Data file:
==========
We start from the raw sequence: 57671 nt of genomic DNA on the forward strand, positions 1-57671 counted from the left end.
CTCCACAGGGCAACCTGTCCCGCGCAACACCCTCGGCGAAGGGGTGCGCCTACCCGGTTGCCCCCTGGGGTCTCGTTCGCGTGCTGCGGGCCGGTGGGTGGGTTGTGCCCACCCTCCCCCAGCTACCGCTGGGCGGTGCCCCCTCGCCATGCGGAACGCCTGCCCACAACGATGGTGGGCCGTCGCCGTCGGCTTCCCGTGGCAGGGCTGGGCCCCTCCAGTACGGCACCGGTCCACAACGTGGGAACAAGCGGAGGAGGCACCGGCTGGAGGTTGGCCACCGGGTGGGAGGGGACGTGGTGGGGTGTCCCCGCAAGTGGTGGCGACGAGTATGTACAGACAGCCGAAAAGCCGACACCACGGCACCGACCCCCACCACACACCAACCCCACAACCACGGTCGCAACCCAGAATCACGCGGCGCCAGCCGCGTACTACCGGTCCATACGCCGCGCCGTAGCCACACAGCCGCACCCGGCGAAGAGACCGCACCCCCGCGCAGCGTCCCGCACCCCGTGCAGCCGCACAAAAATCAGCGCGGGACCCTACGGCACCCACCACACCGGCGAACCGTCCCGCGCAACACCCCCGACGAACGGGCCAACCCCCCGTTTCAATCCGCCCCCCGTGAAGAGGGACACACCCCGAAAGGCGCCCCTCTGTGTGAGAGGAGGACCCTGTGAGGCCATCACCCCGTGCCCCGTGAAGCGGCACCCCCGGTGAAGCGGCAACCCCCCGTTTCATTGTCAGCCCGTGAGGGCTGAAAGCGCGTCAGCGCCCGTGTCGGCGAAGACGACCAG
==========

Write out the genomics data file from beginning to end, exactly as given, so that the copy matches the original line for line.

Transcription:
We start from the raw sequence: 57671 nt of genomic DNA on the forward strand, positions 1-57671 counted from the left end.
CTCCACAGGGCAACCTGTCCCGCGCAACACCCTCGGCGAAGGGGTGCGCCTACCCGGTTGCCCCCTGGGGTCTCGTTCGCGTGCTGCGGGCCGGTGGGTGGGTTGTGCCCACCCTCCCCCAGCTACCGCTGGGCGGTGCCCCCTCGCCATGCGGAACGCCTGCCCACAACGATGGTGGGCCGTCGCCGTCGGCTTCCCGTGGCAGGGCTGGGCCCCTCCAGTACGGCACCGGTCCACAACGTGGGAACAAGCGGAGGAGGCACCGGCTGGAGGTTGGCCACCGGGTGGGAGGGGACGTGGTGGGGTGTCCCCGCAAGTGGTGGCGACGAGTATGTACAGACAGCCGAAAAGCCGACACCACGGCACCGACCCCCACCACACACCAACCCCACAACCACGGTCGCAACCCAGAATCACGCGGCGCCAGCCGCGTACTACCGGTCCATACGCCGCGCCGTAGCCACACAGCCGCACCCGGCGAAGAGACCGCACCCCCGCGCAGCGTCCCGCACCCCGTGCAGCCGCACAAAAATCAGCGCGGGACCCTACGGCACCCACCACACCGGCGAACCGTCCCGCGCAACACCCCCGACGAACGGGCCAACCCCCCGTTTCAATCCGCCCCCCGTGAAGAGGGACACACCCCGAAAGGCGCCCCTCTGTGTGAGAGGAGGACCCTGTGAGGCCATCACCCCGTGCCCCGTGAAGCGGCACCCCCGGTGAAGCGGCAACCCCCCGTTTCATTGTCAGCCCGTGAGGGCTGAAAGCGCGTCAGCGCCCGTGTCGGCGAAGACGACCAG